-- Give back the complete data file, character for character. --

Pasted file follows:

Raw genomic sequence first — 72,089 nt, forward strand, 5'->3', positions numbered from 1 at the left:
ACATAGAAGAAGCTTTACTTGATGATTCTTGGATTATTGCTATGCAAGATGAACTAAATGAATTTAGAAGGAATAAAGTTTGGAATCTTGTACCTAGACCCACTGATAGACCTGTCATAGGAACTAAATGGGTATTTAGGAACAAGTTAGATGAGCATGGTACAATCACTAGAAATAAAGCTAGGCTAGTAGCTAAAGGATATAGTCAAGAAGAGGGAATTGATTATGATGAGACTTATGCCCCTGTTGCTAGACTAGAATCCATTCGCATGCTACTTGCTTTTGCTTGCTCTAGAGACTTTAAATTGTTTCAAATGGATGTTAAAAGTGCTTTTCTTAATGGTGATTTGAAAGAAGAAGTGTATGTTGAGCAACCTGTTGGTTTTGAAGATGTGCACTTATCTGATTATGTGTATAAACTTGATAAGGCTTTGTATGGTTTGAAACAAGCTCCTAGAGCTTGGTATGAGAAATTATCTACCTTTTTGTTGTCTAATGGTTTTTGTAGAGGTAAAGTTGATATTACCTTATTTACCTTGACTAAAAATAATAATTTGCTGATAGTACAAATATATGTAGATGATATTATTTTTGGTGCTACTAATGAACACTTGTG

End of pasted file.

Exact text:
Raw genomic sequence first — 72,089 nt, forward strand, 5'->3', positions numbered from 1 at the left:
ACATAGAAGAAGCTTTACTTGATGATTCTTGGATTATTGCTATGCAAGATGAACTAAATGAATTTAGAAGGAATAAAGTTTGGAATCTTGTACCTAGACCCACTGATAGACCTGTCATAGGAACTAAATGGGTATTTAGGAACAAGTTAGATGAGCATGGTACAATCACTAGAAATAAAGCTAGGCTAGTAGCTAAAGGATATAGTCAAGAAGAGGGAATTGATTATGATGAGACTTATGCCCCTGTTGCTAGACTAGAATCCATTCGCATGCTACTTGCTTTTGCTTGCTCTAGAGACTTTAAATTGTTTCAAATGGATGTTAAAAGTGCTTTTCTTAATGGTGATTTGAAAGAAGAAGTGTATGTTGAGCAACCTGTTGGTTTTGAAGATGTGCACTTATCTGATTATGTGTATAAACTTGATAAGGCTTTGTATGGTTTGAAACAAGCTCCTAGAGCTTGGTATGAGAAATTATCTACCTTTTTGTTGTCTAATGGTTTTTGTAGAGGTAAAGTTGATATTACCTTATTTACCTTGACTAAAAATAATAATTTGCTGATAGTACAAATATATGTAGATGATATTATTTTTGGTGCTACTAATGAACACTTGTG